This early construction of “privilege” according to race, and the one-sidedness that both legal and social engagement offered white students, have allowed educational systems in historically disadvantaged communities where minority students reside, now largely black and Latino, to remain disadvantaged for more than fifty years after Brown desegregated schools.

Myrdal’s study, which hinged on a conflict paradigm—a conflict between liberty, equality, and the American idea of fair play on the one side, and prejudice, self-interest, and habit on the other—was highly celebrated when it was released. However, according to author Mark Tushnet, NAACP officials stated that Myrdal didn’t tell them anything they didn’t already know—other than that the country needed to pay attention to what the NAACP had been saying on the question of social inequality, and that sociological arguments on the effects of race discrimination were relevant to both public and legal discourse. Mark Tushnet, The NAACP’s Legal Strategy against Segregated Education, 1925– 1950, 119 (1987).

Myrdal’s study reinforced several themes on the practice of “social inequality” in America—principally, that there was an absence of social equality for the Negro in America, mainly because social relations, as they related to the freedom to pursue personal relations, and the liberty to choose which relations one could pursue, were essentially denied to American Negroes. Myrdal at 573. It offered a break in the ice on segregation policy as the NAACP saw education as the one arena where race disparities were irrefutable, and thus they cited the Myrdal study as a psychological framework for the enforcement of America’s race caste system.

In the years following the publication of An American Dilemma , “issue pluralism” shifted the nation’s focus from one dominant issue (school segregation) to a variety of issues (employment, housing, affirmative action) that presented a whole set of dilemmas in the contemporary issues of race that emerged in the 1980s. Paul M. Sniderman, Philip E. Tetlock, Edward G. Carmines, and Randall S. Peterson, “The Politics of the American Dilemma: Issue Pluralism,” Prejudice, Politics and the American Dilemma (1993) at 212. Society evolved beyond its singular focus on schools, and as the nation’s politics shifted through the civil rights movement, the politics of race became more convoluted. People’s values also came into conflict as society’s values changed, and the level of intensity in the opinions varied from one policy domain to another; the politics of employment are not the same as the politics of housing, nor are they interchangeable with the politics of affirmative action—today instinctively tied to schools (mandatory assignments based on race).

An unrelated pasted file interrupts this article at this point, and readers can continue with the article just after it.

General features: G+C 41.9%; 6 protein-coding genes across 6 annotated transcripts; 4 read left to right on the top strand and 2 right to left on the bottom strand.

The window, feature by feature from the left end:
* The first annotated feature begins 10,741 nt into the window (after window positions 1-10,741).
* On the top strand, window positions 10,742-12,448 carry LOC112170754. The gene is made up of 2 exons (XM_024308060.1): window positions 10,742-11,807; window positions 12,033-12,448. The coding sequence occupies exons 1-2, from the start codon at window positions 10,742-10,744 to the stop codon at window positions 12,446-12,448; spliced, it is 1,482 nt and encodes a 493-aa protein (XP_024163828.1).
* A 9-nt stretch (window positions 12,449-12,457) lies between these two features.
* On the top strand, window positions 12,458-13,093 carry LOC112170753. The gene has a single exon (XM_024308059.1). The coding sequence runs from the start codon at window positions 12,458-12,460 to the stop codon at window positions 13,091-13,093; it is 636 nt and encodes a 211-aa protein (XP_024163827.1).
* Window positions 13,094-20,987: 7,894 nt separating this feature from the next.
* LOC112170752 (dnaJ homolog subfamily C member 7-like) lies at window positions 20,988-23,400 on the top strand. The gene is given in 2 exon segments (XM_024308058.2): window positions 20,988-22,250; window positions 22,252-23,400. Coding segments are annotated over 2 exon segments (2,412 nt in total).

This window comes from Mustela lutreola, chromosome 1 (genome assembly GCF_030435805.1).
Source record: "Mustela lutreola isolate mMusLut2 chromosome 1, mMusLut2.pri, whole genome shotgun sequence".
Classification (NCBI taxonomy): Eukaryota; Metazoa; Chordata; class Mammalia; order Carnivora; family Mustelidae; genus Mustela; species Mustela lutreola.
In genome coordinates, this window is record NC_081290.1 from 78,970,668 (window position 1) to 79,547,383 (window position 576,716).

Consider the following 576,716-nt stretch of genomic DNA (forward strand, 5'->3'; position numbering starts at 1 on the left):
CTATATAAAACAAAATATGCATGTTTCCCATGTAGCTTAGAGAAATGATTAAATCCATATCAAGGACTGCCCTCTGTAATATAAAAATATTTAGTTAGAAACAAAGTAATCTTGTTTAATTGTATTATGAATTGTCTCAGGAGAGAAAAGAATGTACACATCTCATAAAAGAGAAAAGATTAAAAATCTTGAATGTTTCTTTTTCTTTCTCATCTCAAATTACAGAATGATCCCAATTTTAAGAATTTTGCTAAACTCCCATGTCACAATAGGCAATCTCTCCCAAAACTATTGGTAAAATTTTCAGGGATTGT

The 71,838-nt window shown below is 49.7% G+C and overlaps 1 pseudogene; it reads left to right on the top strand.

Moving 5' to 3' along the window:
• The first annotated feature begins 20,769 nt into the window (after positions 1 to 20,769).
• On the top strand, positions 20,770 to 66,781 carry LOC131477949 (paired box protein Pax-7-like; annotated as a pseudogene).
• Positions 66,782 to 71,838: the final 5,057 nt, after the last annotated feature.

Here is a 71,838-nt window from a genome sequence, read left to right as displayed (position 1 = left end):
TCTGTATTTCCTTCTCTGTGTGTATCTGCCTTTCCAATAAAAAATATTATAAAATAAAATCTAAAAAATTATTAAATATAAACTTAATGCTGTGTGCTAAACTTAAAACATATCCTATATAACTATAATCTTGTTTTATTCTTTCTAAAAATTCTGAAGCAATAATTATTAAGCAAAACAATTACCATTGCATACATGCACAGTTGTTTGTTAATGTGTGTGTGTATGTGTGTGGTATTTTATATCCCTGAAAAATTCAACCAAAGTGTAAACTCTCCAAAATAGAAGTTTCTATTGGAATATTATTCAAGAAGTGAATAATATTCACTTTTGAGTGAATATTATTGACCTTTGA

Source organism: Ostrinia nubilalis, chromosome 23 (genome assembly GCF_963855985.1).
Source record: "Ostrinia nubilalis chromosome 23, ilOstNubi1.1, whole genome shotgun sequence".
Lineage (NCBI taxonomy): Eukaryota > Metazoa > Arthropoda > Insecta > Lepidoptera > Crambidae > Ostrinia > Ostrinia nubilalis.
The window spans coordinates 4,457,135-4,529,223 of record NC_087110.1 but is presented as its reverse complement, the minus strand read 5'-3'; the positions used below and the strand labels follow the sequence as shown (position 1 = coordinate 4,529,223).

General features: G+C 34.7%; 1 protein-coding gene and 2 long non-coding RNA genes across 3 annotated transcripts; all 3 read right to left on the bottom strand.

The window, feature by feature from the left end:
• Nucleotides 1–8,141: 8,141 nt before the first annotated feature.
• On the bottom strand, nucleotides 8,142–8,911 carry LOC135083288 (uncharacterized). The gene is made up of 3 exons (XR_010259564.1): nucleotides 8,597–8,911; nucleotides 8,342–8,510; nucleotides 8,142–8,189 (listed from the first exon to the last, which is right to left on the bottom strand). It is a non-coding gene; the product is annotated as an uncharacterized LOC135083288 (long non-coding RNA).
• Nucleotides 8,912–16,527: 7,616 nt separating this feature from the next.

The common thread, however, that runs through what are considered “racial policy issues” is the bigotry factor that will oppose any policies aimed at assisting blacks—whatever the details of the particular policy or domain from which the policy is drawn. But the thread tying race policies together became thinner than commonly supposed as opinions of issues in the post–civil rights era were further studied. Id. at 212–213. Thus, while most of the organized resistance to prevent African American inclusion into mainstream society had subsided, the residual effects of policy and legal barriers challenging how whites’ lives were affected by policies stemming from Brown five decades earlier were still present in many locales.

Historically, resistance has been an underestimated factor in the success of policy implementation. Yet education policy implementation never quite fully took effect because of the resistance against reinvesting in formerly segregated schools in the post- Brown era beyond what was necessary to make them equal in teaching experience, resource capacity, and educational planning (AP courses, college counselors, etc.).

In the “age of Obama,” the nation wondered how race would play in the election of the president of the United States, as America has always been a nation where xenophobes were never too far removed from their racial doubts that blacks (and others) can acculturate—even lead their Eurocentric society without changing their racially charged cultural norms. Few persons of color can acculturate in the same way, because Myrdal’s suggestion that there is a subliminal “aversion to amalgamation” is still present in American society. President Obama has proved he is different in every way, although he comes from many of the same vestiges of social ills that entrap the poor. His escape hatch was that he took advantage of public education, passed on to him by his mother and father, and has, in turn, passed it on to his children.

We now know one thing, though. Race is still a salient issue in American education, as many children of color are trapped in restricted opportunities that limit their life chances. Post-raciality does not apply when it comes to America’s public schools, which are still as racially imbalanced and as resourcefully disparate as ever.


  • About the Magazine

  • Copyright Information